The nation's foreclosure inventory continues a precipitous decline, falling 33 percent year-over-year in August, according to CoreLogic’s August National Foreclosure Report. About 939,000 homes were in some stage of foreclosure, down from 1.4 million in August 2012.
“The foreclosure inventory continues to improve, as exhibited by these recent numbers,” says Mark Fleming, CoreLogic's chief economist. “A surge in completed foreclosures and a rise in the foreclosure inventory is unlikely given continued house-price improvements and shortages of supply in many markets.”
The foreclosure inventory in August represented 2.4 percent of all homes with a mortgage compared to 3.3 percent in August 2012.
Shadow inventory is another threat that is starting to recede. The residential shadow inventory in August fell to its lowest level since August 2008 to 1.9 million homes. That represents a 3.7-month supply and is down 38 percent from its 2010 peak of 3 million homes, according to CoreLogic.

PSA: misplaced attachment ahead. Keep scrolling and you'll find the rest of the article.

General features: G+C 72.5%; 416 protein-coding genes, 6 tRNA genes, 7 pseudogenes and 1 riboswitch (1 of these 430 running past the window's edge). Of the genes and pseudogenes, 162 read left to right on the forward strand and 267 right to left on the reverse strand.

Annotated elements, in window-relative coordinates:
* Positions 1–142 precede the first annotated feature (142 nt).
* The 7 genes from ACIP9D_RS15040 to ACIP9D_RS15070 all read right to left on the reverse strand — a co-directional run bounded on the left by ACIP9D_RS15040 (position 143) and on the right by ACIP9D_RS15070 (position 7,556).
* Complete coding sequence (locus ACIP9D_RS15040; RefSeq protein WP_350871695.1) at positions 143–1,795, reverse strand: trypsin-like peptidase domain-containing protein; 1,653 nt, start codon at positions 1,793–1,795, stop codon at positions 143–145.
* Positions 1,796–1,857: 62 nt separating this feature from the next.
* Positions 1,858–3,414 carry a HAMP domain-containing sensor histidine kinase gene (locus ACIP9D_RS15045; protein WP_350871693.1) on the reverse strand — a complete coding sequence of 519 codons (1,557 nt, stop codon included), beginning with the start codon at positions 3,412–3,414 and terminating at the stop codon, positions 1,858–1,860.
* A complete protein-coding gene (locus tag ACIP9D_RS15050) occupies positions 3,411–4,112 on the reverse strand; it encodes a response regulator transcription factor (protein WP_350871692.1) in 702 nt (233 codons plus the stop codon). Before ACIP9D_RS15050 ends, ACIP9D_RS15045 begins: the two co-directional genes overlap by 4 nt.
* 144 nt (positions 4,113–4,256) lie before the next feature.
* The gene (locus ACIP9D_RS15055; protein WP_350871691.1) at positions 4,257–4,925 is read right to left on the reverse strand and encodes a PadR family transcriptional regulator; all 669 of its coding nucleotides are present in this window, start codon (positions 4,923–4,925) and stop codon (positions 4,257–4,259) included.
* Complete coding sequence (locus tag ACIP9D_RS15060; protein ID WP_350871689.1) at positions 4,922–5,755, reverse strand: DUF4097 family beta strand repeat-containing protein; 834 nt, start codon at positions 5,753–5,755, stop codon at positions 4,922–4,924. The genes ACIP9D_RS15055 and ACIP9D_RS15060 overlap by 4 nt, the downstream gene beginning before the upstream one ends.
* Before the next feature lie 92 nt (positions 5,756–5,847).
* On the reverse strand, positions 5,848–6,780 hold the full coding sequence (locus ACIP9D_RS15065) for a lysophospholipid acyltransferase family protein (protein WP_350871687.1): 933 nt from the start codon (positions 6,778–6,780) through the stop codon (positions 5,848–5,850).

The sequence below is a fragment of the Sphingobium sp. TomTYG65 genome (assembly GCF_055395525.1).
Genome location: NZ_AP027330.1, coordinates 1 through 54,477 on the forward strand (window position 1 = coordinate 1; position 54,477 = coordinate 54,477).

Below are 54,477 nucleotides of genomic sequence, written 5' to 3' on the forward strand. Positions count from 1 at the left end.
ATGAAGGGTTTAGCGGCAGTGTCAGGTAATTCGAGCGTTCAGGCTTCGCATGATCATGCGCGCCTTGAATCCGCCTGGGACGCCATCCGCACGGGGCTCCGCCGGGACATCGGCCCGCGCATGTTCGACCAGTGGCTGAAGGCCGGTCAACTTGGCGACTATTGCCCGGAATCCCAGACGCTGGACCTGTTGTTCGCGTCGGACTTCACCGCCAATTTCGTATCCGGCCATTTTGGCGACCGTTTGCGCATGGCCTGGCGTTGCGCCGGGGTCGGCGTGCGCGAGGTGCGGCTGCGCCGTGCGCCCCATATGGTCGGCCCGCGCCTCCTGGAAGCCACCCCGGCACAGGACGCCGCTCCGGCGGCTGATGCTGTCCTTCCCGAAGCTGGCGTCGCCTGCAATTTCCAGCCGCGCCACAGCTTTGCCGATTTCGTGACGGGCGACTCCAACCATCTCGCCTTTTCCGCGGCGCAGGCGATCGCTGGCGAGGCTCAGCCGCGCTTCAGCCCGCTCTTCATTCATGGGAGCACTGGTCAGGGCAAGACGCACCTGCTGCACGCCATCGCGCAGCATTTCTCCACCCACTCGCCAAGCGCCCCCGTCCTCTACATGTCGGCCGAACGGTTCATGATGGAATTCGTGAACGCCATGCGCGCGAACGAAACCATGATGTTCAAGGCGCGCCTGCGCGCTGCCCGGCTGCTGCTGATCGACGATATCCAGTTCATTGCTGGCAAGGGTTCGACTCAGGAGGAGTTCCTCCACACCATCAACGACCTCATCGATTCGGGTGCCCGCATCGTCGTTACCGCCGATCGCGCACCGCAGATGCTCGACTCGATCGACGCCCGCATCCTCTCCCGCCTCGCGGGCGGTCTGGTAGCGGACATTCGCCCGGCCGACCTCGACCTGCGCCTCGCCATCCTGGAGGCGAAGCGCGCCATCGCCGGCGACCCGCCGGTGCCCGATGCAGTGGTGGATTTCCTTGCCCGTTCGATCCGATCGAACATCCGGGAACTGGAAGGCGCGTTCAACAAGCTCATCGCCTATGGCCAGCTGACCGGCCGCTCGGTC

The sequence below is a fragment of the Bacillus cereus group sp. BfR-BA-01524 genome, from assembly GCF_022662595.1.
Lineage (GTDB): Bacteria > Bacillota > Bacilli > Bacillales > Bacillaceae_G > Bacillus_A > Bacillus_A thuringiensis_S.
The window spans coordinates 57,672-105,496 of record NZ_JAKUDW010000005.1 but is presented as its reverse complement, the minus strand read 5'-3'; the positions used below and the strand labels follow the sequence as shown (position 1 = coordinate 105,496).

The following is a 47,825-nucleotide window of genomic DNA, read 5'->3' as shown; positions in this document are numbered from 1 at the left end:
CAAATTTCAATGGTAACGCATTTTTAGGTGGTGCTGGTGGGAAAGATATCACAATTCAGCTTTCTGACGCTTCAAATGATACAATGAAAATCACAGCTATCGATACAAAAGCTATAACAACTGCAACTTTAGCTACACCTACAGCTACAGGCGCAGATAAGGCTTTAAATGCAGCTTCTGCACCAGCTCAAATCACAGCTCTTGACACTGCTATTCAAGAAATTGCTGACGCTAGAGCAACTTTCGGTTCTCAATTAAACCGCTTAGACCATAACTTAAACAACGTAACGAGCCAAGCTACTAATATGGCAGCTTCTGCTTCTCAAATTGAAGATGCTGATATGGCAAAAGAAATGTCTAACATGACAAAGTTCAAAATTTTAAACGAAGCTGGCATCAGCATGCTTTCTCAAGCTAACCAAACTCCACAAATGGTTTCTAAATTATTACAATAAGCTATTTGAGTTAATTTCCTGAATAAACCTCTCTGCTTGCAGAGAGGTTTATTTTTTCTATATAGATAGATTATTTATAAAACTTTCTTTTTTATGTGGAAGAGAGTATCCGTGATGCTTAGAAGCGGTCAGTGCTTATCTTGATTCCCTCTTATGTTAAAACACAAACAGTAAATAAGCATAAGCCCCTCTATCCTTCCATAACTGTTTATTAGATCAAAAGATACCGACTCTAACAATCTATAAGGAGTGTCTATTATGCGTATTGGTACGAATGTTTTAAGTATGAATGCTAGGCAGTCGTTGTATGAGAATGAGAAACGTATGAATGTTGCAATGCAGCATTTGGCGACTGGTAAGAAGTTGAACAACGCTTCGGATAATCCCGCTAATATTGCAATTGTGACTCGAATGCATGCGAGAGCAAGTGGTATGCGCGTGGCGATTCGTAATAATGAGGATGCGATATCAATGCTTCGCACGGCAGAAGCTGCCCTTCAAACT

"Over the past year, the value of the U.S. shadow inventory dropped by $87 billion, a sign of increased normalcy in the housing market,” says Anand Nallathambi, president and CEO of CoreLogic. “With a year-over-year decrease of 22 percent in July, the shadow inventory has now declined steadily for 10 consecutive months.”
In August, the number of completed foreclosures fell 34 percent year-over-year. Completed foreclosures, however, are still high by historical levels. Prior to the housing crisis, completed foreclosures — the total number of homes actually lost to foreclosure — averaged 21,000 per month between 2000 and 2006. In August, they were at 48,000.
Since the financial crisis began in 2008, about 4.5 million homes nationwide have been lost to foreclosure.
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